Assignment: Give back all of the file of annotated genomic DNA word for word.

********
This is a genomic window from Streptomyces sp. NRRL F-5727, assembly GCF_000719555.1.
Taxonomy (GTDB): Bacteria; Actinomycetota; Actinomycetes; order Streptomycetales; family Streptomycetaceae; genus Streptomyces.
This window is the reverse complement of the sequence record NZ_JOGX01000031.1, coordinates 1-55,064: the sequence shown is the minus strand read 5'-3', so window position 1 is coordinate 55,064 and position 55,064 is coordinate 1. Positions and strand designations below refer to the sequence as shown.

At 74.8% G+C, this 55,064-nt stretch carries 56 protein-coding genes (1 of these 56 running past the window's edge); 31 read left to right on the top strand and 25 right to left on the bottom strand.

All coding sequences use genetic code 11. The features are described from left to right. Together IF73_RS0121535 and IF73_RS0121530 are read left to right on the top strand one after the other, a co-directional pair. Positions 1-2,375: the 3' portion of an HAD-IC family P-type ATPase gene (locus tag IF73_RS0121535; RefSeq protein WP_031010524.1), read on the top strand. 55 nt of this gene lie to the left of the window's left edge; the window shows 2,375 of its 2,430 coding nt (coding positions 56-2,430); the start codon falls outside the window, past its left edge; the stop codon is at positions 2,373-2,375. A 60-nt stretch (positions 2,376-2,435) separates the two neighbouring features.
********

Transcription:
This is a genomic window from Streptomyces sp. NRRL F-5727, assembly GCF_000719555.1.
Taxonomy (GTDB): Bacteria; Actinomycetota; Actinomycetes; order Streptomycetales; family Streptomycetaceae; genus Streptomyces.
This window is the reverse complement of the sequence record NZ_JOGX01000031.1, coordinates 1-55,064: the sequence shown is the minus strand read 5'-3', so window position 1 is coordinate 55,064 and position 55,064 is coordinate 1. Positions and strand designations below refer to the sequence as shown.

At 74.8% G+C, this 55,064-nt stretch carries 56 protein-coding genes (1 of these 56 running past the window's edge); 31 read left to right on the top strand and 25 right to left on the bottom strand.

All coding sequences use genetic code 11. The features are described from left to right. Together IF73_RS0121535 and IF73_RS0121530 are read left to right on the top strand one after the other, a co-directional pair. Positions 1-2,375: the 3' portion of an HAD-IC family P-type ATPase gene (locus tag IF73_RS0121535; RefSeq protein WP_031010524.1), read on the top strand. 55 nt of this gene lie to the left of the window's left edge; the window shows 2,375 of its 2,430 coding nt (coding positions 56-2,430); the start codon falls outside the window, past its left edge; the stop codon is at positions 2,373-2,375. A 60-nt stretch (positions 2,376-2,435) separates the two neighbouring features.